Science, Faith and God-A Wonderful Combination

Author: Nathan McCarthy

Picture: Suus Wansink, Flickr

Science, Faith and God-A Wonderful Combination

Far from being a stumbling block, science can help us discover the wonders of God, says Physics teacher Nathan McCarthy.

“But Sir, how does that even work?”

This is a phrase I am quite used to hearing in the classroom. As a Physics teacher, it is usually because a student is doing mental gymnastics with complex concepts.

However, every year, a brave student asks the question in a different way; they know my wife is an RE teacher and a Catholic, and they wonder how that “works”. Their argument is that, naturally, my scientific background flatly contradicts any belief she has in God.

Except, the problem is, it doesn’t.

The students are more perplexed when they find out I am also a Catholic, a weekly churchgoer and that the Big Bang and evolution provide no obstacle to my own beliefs in God or my salvation through Jesus.

"Why Is The Kettle Boiling?"

It is a wonderful moment watching students quickly and freely debate the perceived incompatibility between science and religion.

I like to summarise my position to my students with an analogy, borrowed from theoretical physicist and Anglican priest John Polkinghorne.

Polkinghorme states that, when someone asks why the kettle is boiling, one answer is an explanation of the physics behind energy transfer to the water, whilst another is that I simply fancied a cup of tea-and would you care to join me?

I explain that science and religion can reach equally valid and complementary conclusions to the question “why are we here?”

A scientific understanding of the world enhances the wonder that I have for creation; it cannot replace the Creator.

God's Creative Power Seen Through Science

The Big Bang and evolution, two frequently (and wrongly) cited examples of how science and religion are incompatible, are merely detailed explanations of the mechanism of how we exist on Earth, not a re-write of our theology.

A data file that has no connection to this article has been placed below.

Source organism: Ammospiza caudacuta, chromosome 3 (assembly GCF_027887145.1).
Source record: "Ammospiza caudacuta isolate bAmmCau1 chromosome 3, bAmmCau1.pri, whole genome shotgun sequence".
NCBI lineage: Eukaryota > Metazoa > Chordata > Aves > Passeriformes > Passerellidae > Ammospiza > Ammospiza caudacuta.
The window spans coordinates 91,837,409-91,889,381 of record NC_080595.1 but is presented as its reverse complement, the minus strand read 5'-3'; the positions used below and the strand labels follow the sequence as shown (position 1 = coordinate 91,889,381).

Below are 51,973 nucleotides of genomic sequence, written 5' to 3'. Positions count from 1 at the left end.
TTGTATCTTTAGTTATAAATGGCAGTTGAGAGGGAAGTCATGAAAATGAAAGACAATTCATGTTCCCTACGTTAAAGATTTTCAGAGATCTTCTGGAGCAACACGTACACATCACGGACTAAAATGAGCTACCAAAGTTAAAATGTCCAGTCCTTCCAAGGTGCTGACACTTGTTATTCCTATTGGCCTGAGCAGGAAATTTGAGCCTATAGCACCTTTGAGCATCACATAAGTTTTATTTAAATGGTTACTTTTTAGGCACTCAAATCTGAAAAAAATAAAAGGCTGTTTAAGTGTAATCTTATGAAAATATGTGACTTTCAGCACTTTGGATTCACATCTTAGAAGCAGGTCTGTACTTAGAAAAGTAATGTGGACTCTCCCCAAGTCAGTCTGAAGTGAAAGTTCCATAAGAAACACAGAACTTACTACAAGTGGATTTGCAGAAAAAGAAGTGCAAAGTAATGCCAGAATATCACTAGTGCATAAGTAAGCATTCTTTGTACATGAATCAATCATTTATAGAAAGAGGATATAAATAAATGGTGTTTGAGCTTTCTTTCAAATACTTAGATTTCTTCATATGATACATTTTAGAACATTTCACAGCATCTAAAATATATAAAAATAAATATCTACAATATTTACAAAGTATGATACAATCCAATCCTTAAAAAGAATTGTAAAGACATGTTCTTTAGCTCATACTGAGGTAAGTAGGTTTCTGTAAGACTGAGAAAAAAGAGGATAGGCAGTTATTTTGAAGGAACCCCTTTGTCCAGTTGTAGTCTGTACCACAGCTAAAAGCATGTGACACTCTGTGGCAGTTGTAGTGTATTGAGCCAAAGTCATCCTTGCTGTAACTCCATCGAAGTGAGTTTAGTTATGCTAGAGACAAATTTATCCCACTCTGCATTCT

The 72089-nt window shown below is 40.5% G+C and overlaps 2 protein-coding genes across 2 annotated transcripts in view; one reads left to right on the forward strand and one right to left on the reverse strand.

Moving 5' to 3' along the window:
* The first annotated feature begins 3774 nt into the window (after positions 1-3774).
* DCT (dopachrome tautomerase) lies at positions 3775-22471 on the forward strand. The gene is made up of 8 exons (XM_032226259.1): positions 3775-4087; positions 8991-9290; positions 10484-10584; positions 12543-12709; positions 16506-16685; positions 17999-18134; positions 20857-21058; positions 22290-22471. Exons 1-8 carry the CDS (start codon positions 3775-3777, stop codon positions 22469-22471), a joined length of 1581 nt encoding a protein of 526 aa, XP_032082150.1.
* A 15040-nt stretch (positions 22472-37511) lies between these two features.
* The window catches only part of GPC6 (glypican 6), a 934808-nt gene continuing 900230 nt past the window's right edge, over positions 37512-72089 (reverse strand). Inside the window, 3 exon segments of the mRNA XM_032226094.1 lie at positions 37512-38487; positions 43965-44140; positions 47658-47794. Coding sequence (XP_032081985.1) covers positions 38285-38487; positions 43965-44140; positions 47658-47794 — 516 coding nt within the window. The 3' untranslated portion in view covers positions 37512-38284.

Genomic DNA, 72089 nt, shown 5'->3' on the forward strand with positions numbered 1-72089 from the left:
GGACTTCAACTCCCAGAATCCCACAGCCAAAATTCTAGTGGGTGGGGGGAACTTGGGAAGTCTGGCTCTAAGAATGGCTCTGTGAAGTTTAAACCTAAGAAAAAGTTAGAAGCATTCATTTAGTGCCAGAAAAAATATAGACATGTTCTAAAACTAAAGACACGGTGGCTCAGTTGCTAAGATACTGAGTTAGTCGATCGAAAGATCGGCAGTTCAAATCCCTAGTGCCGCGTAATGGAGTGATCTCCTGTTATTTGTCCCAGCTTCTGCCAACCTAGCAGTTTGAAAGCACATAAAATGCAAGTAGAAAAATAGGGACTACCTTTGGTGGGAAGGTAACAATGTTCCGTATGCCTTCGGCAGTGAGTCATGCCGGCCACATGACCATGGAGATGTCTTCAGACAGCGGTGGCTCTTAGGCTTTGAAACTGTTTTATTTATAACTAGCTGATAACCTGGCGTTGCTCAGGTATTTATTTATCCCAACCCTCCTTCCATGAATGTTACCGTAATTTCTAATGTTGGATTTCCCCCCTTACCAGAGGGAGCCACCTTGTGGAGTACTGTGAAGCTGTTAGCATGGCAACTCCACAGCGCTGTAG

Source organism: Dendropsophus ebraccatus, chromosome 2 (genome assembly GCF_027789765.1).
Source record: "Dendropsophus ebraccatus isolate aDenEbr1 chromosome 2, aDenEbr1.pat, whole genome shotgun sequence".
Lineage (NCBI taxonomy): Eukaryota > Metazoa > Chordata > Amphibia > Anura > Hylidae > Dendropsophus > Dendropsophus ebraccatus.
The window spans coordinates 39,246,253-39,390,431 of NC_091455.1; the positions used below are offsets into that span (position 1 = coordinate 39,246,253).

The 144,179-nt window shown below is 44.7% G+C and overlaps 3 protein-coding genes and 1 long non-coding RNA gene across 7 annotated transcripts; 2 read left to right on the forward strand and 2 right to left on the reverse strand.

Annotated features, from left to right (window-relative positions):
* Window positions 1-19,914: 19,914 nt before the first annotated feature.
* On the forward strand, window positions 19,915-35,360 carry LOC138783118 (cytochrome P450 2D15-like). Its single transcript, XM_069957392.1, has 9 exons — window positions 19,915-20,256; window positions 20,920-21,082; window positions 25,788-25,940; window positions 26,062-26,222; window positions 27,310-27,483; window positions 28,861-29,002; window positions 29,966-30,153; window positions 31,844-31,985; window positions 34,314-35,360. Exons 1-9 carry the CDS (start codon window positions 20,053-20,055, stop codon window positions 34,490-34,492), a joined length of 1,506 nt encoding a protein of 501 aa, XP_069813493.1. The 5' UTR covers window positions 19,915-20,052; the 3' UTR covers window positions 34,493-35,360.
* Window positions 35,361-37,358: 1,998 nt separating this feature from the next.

The Big Bang presents an awesome beginning to the existence of our universe; the very essence of our reality brought forth from nothingness in a blast of energy 14 billion years ago.

Hydrogen nuclei fused with each other into heavier elements, creating stars, galaxies and, ultimately, the elements that make our bodies and the world around us today.

Far from excluding God, the Big Bang simply illustrates some of His creative power.

The Father's Gift: An Immortal Soul

Evolution, on the other hand, provides a mechanism for life to have developed from its simplest form of proteins and single cells into the wonderfully complex organisms we are today.

The result of this are the tiny neurones inside our brains currently working in harmony to fire electrical signals that process the text in this very article, retrieve words from memory and turn it into a language we understand.

The difference, as a Christian-and this is so important- is that we know, at some point in our evolutionary journey as a species, we were granted the gift of an immortal soul from the Father.

Our purpose shifted from merely existing, to existing in relationship with God; knowing Him, experiencing Him, and having some idea of how we fit into this wonderful creation: "Blessed be God, the Father of our Lord Jesus Chist..He chose us in Him before the creation of the world to be holy and blameless." (Ephesians 1:3-4) 

He Died For Me

Science might help me understand the world in a bit more detail, but this does not give me the intellectual right to replace God; it can only lead me to become more awestruck that, in this complex universe, I still matter enough that He died for me.

Our God is not a “god of the gaps”, one whom we invoke to explain something our understanding cannot comprehend; we know Him personally and His existence and relationship with us is independent of our understanding.

Like the kettle analogy, my science explains and describes the world, but it also provides a rich background to putting my faith in Jesus and accepting my place as a child of God, the Father and Creator of all.

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